Today is August 20th, and that means the first phase of regulations set out in the CARD Act are now in effect. Here’s the breakdown of the new rules that your creditors must follow:
Card issuers now have to notify you 45 days in advance about interest rate hikes.
Pro: This will give you more time to pay down or transfer your debt so the interest rate increase doesn’t cost you, or more time to opt out of the changes by closing your account (though you’ll have to pay off your balance in full within five years).
Con: New rule only applies to fixed-interest cards, not the other 90% of credt cards that came with an introductory rate, a variable rate, or a rate you have negotiated with your creditor.
Creditors must inform you of your right to cancel the credit card agreement if you don’t like the new terms.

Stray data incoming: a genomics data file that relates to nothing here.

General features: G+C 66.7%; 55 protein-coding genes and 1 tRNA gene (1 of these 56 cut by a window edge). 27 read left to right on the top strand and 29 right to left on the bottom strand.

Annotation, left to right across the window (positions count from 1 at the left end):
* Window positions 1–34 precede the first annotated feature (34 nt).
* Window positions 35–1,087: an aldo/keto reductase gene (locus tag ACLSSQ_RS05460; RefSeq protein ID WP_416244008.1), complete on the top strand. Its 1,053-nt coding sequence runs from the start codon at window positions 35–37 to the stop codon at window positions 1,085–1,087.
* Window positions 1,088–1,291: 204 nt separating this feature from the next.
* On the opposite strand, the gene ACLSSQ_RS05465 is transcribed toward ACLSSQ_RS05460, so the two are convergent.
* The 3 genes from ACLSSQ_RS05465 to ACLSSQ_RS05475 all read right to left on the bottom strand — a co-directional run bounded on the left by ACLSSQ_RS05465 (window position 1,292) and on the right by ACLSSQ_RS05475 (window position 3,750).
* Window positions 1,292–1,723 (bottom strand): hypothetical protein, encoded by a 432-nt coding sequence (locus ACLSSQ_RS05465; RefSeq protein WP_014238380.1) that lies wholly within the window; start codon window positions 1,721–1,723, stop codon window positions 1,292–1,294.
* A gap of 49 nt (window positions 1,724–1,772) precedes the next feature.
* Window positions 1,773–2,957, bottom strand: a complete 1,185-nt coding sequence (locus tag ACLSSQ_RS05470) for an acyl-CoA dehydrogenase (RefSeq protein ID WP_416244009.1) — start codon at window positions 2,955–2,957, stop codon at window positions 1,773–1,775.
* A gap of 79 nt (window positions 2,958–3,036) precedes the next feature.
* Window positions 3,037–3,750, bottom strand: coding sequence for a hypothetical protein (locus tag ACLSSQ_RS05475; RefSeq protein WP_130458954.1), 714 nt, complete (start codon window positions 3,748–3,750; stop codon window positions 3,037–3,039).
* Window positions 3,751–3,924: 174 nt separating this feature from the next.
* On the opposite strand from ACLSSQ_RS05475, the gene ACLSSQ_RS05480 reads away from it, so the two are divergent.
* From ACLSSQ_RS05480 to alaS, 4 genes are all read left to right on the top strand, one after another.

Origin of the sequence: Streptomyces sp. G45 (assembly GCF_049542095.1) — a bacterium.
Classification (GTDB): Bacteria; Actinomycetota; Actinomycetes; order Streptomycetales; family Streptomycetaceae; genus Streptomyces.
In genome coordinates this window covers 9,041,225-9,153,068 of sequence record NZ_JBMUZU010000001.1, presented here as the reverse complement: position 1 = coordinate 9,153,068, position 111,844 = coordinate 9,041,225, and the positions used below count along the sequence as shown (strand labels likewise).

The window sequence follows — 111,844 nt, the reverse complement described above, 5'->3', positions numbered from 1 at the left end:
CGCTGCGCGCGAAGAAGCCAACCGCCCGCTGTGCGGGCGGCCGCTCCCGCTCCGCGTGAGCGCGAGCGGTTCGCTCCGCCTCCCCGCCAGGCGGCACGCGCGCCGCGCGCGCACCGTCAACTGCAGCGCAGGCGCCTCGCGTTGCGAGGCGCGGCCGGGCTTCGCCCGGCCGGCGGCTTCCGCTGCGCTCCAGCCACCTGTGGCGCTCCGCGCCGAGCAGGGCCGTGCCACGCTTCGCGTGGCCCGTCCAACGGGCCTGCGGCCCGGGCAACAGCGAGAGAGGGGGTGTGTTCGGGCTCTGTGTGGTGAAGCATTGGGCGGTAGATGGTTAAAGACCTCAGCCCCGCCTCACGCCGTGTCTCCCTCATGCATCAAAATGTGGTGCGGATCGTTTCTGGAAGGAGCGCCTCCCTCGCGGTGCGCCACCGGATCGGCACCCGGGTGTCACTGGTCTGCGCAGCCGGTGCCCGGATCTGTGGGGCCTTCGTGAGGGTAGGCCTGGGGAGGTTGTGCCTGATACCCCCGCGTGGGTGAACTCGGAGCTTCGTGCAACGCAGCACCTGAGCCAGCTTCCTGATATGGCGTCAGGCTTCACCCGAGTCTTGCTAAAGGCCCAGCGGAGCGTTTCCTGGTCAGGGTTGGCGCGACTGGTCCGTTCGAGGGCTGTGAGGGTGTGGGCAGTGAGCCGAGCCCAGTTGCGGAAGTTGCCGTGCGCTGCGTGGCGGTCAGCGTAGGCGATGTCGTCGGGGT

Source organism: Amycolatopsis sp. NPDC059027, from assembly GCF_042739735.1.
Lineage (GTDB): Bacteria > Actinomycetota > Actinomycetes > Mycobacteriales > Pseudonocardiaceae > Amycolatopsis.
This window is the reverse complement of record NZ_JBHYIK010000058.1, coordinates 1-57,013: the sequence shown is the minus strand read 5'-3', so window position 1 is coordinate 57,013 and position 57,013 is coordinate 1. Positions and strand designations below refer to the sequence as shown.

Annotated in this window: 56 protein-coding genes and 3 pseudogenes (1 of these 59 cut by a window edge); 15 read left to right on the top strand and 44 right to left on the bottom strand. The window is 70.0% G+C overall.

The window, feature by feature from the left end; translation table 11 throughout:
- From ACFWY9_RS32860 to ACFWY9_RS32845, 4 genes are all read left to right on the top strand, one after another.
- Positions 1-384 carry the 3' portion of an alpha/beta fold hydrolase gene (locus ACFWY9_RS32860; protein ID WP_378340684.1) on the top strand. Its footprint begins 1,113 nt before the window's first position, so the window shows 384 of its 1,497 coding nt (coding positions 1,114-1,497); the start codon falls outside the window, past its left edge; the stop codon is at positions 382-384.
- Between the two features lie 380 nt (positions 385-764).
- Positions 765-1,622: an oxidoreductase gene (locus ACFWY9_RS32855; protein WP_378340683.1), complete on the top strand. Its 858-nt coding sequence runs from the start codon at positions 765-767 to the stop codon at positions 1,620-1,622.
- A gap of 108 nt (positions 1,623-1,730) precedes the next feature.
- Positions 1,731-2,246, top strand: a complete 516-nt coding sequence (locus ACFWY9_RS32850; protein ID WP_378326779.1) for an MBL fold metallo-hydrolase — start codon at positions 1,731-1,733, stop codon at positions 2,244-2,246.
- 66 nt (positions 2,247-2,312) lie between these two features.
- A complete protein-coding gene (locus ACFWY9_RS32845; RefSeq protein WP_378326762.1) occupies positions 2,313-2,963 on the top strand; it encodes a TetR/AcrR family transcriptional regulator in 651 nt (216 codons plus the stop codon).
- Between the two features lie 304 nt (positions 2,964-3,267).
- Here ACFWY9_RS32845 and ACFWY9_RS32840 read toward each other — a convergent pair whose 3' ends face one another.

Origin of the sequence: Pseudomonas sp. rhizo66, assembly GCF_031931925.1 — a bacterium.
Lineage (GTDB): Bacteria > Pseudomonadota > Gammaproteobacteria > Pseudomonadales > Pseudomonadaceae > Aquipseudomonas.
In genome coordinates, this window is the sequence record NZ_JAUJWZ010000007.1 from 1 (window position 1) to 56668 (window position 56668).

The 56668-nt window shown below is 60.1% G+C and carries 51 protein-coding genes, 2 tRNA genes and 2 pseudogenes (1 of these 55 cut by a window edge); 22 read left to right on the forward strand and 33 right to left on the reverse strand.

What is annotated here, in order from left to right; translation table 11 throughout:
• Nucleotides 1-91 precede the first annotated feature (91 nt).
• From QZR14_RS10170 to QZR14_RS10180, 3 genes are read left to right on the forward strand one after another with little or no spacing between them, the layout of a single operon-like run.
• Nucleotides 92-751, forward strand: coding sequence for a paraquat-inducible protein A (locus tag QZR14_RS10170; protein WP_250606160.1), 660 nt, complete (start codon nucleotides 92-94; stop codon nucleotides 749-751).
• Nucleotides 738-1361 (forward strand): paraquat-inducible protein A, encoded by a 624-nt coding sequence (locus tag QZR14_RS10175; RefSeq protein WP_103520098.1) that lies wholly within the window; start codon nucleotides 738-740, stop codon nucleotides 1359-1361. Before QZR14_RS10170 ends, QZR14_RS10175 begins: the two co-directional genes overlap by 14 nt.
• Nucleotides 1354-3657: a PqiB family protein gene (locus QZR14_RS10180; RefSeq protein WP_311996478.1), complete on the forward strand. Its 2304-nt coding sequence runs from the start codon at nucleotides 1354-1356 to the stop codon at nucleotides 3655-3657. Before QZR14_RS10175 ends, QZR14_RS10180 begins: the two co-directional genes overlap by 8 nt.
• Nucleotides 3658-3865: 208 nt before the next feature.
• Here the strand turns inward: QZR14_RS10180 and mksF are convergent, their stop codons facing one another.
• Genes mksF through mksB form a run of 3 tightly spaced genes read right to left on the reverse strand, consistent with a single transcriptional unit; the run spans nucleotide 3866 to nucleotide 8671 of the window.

Pro: You’ll be aware of your right to close the card and pay off the balance within five years under the old terms.
Con: Even if you reject the new interest rate, the card issuer can still hike your minimum payments.
Creditors must mail statements a full 21 days before payment is due.
Pro: Gives consumers seven more days to pay their bills (currently, creditors only have to send statements out 14 days before payment is due).
Con: Due date traps (payments due on weekends and holidays, etc.) are still allowed until February 2010.
Visit OpenCongress.org for the full version of the legislation. The next (and more regulatory) round of CARD Act rules take effect in February 2010.